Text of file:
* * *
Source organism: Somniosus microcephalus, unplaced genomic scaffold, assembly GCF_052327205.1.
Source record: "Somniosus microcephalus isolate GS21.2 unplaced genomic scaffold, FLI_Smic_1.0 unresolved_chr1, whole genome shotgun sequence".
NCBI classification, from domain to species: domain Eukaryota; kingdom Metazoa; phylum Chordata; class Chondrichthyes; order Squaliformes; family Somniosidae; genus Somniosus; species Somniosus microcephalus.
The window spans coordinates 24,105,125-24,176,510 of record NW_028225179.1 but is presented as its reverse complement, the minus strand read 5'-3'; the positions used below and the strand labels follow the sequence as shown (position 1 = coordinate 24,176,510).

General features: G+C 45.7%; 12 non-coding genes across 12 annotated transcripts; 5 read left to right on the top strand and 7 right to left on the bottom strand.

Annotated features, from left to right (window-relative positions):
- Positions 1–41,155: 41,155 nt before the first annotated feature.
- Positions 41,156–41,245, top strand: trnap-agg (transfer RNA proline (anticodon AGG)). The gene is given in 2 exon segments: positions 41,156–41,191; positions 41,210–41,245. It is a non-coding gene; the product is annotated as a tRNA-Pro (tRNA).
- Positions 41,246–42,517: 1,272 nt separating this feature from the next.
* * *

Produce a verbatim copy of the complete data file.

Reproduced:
Source organism: Somniosus microcephalus, unplaced genomic scaffold, assembly GCF_052327205.1.
Source record: "Somniosus microcephalus isolate GS21.2 unplaced genomic scaffold, FLI_Smic_1.0 unresolved_chr1, whole genome shotgun sequence".
NCBI classification, from domain to species: domain Eukaryota; kingdom Metazoa; phylum Chordata; class Chondrichthyes; order Squaliformes; family Somniosidae; genus Somniosus; species Somniosus microcephalus.
The window spans coordinates 24,105,125-24,176,510 of record NW_028225179.1 but is presented as its reverse complement, the minus strand read 5'-3'; the positions used below and the strand labels follow the sequence as shown (position 1 = coordinate 24,176,510).

General features: G+C 45.7%; 12 non-coding genes across 12 annotated transcripts; 5 read left to right on the top strand and 7 right to left on the bottom strand.

Annotated features, from left to right (window-relative positions):
- Positions 1–41,155: 41,155 nt before the first annotated feature.
- Positions 41,156–41,245, top strand: trnap-agg (transfer RNA proline (anticodon AGG)). The gene is given in 2 exon segments: positions 41,156–41,191; positions 41,210–41,245. It is a non-coding gene; the product is annotated as a tRNA-Pro (tRNA).
- Positions 41,246–42,517: 1,272 nt separating this feature from the next.